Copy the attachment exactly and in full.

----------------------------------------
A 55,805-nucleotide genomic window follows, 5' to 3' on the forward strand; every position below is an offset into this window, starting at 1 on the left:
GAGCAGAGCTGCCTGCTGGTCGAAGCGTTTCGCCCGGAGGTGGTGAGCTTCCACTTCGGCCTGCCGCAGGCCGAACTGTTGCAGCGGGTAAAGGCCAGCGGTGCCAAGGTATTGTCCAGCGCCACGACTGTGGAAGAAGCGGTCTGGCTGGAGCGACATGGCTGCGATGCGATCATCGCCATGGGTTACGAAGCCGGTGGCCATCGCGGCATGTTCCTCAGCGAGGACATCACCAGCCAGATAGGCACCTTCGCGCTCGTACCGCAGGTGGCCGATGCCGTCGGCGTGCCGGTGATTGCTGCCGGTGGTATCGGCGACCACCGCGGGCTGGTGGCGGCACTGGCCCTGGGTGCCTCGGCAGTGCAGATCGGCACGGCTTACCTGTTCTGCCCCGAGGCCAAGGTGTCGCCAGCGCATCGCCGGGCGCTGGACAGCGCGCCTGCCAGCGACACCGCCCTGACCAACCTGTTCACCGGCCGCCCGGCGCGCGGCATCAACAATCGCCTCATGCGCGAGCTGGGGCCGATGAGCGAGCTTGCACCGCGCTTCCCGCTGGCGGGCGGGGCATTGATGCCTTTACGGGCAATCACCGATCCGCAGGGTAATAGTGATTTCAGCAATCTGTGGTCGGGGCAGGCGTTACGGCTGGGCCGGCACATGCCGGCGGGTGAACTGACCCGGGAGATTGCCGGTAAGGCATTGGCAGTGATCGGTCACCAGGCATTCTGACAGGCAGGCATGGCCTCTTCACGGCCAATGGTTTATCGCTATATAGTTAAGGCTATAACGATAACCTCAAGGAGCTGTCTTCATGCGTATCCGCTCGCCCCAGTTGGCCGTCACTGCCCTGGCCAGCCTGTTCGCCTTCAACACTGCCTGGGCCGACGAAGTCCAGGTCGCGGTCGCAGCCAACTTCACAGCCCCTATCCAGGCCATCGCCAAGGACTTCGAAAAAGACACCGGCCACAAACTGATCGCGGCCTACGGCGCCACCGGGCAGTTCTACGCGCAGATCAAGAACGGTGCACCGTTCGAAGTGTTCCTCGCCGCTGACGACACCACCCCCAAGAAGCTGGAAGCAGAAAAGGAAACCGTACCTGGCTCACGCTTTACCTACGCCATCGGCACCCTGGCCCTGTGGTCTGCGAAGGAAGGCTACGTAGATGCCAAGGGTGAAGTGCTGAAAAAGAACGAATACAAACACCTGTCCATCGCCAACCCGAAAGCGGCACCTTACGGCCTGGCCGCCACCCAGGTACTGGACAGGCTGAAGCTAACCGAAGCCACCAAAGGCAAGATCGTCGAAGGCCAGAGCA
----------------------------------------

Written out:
A 55,805-nucleotide genomic window follows, 5' to 3' on the forward strand; every position below is an offset into this window, starting at 1 on the left:
GAGCAGAGCTGCCTGCTGGTCGAAGCGTTTCGCCCGGAGGTGGTGAGCTTCCACTTCGGCCTGCCGCAGGCCGAACTGTTGCAGCGGGTAAAGGCCAGCGGTGCCAAGGTATTGTCCAGCGCCACGACTGTGGAAGAAGCGGTCTGGCTGGAGCGACATGGCTGCGATGCGATCATCGCCATGGGTTACGAAGCCGGTGGCCATCGCGGCATGTTCCTCAGCGAGGACATCACCAGCCAGATAGGCACCTTCGCGCTCGTACCGCAGGTGGCCGATGCCGTCGGCGTGCCGGTGATTGCTGCCGGTGGTATCGGCGACCACCGCGGGCTGGTGGCGGCACTGGCCCTGGGTGCCTCGGCAGTGCAGATCGGCACGGCTTACCTGTTCTGCCCCGAGGCCAAGGTGTCGCCAGCGCATCGCCGGGCGCTGGACAGCGCGCCTGCCAGCGACACCGCCCTGACCAACCTGTTCACCGGCCGCCCGGCGCGCGGCATCAACAATCGCCTCATGCGCGAGCTGGGGCCGATGAGCGAGCTTGCACCGCGCTTCCCGCTGGCGGGCGGGGCATTGATGCCTTTACGGGCAATCACCGATCCGCAGGGTAATAGTGATTTCAGCAATCTGTGGTCGGGGCAGGCGTTACGGCTGGGCCGGCACATGCCGGCGGGTGAACTGACCCGGGAGATTGCCGGTAAGGCATTGGCAGTGATCGGTCACCAGGCATTCTGACAGGCAGGCATGGCCTCTTCACGGCCAATGGTTTATCGCTATATAGTTAAGGCTATAACGATAACCTCAAGGAGCTGTCTTCATGCGTATCCGCTCGCCCCAGTTGGCCGTCACTGCCCTGGCCAGCCTGTTCGCCTTCAACACTGCCTGGGCCGACGAAGTCCAGGTCGCGGTCGCAGCCAACTTCACAGCCCCTATCCAGGCCATCGCCAAGGACTTCGAAAAAGACACCGGCCACAAACTGATCGCGGCCTACGGCGCCACCGGGCAGTTCTACGCGCAGATCAAGAACGGTGCACCGTTCGAAGTGTTCCTCGCCGCTGACGACACCACCCCCAAGAAGCTGGAAGCAGAAAAGGAAACCGTACCTGGCTCACGCTTTACCTACGCCATCGGCACCCTGGCCCTGTGGTCTGCGAAGGAAGGCTACGTAGATGCCAAGGGTGAAGTGCTGAAAAAGAACGAATACAAACACCTGTCCATCGCCAACCCGAAAGCGGCACCTTACGGCCTGGCCGCCACCCAGGTACTGGACAGGCTGAAGCTAACCGAAGCCACCAAAGGCAAGATCGTCGAAGGCCAGAGCA